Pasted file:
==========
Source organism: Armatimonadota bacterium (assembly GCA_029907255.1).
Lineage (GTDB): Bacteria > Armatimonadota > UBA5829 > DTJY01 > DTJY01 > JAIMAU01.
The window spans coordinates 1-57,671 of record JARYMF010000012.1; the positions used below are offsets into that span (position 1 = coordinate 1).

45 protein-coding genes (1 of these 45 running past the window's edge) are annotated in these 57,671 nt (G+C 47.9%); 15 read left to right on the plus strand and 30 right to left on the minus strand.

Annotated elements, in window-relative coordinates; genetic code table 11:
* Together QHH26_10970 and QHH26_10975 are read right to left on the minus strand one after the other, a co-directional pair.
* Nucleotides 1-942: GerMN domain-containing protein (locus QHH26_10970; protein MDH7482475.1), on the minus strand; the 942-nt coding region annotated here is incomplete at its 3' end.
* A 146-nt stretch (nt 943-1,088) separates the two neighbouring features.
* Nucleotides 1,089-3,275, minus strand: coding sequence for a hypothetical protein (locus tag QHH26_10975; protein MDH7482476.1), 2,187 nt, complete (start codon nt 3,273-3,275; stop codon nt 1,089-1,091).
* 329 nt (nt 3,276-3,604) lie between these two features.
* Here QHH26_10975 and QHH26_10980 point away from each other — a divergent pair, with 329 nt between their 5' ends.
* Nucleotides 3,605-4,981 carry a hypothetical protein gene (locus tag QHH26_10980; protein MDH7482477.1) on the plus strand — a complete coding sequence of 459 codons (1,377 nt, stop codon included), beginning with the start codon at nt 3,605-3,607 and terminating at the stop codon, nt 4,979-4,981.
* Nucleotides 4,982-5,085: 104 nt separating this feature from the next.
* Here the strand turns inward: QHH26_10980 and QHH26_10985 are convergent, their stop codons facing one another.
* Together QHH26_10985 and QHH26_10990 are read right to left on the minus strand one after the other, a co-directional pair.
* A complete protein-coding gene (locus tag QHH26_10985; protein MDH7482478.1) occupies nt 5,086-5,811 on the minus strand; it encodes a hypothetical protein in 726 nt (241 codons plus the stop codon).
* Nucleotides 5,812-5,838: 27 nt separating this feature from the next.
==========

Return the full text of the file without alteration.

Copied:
Source organism: Armatimonadota bacterium (assembly GCA_029907255.1).
Lineage (GTDB): Bacteria > Armatimonadota > UBA5829 > DTJY01 > DTJY01 > JAIMAU01.
The window spans coordinates 1-57,671 of record JARYMF010000012.1; the positions used below are offsets into that span (position 1 = coordinate 1).

45 protein-coding genes (1 of these 45 running past the window's edge) are annotated in these 57,671 nt (G+C 47.9%); 15 read left to right on the plus strand and 30 right to left on the minus strand.

Annotated elements, in window-relative coordinates; genetic code table 11:
* Together QHH26_10970 and QHH26_10975 are read right to left on the minus strand one after the other, a co-directional pair.
* Nucleotides 1-942: GerMN domain-containing protein (locus QHH26_10970; protein MDH7482475.1), on the minus strand; the 942-nt coding region annotated here is incomplete at its 3' end.
* A 146-nt stretch (nt 943-1,088) separates the two neighbouring features.
* Nucleotides 1,089-3,275, minus strand: coding sequence for a hypothetical protein (locus tag QHH26_10975; protein MDH7482476.1), 2,187 nt, complete (start codon nt 3,273-3,275; stop codon nt 1,089-1,091).
* 329 nt (nt 3,276-3,604) lie between these two features.
* Here QHH26_10975 and QHH26_10980 point away from each other — a divergent pair, with 329 nt between their 5' ends.
* Nucleotides 3,605-4,981 carry a hypothetical protein gene (locus tag QHH26_10980; protein MDH7482477.1) on the plus strand — a complete coding sequence of 459 codons (1,377 nt, stop codon included), beginning with the start codon at nt 3,605-3,607 and terminating at the stop codon, nt 4,979-4,981.
* Nucleotides 4,982-5,085: 104 nt separating this feature from the next.
* Here the strand turns inward: QHH26_10980 and QHH26_10985 are convergent, their stop codons facing one another.
* Together QHH26_10985 and QHH26_10990 are read right to left on the minus strand one after the other, a co-directional pair.
* A complete protein-coding gene (locus tag QHH26_10985; protein MDH7482478.1) occupies nt 5,086-5,811 on the minus strand; it encodes a hypothetical protein in 726 nt (241 codons plus the stop codon).
* Nucleotides 5,812-5,838: 27 nt separating this feature from the next.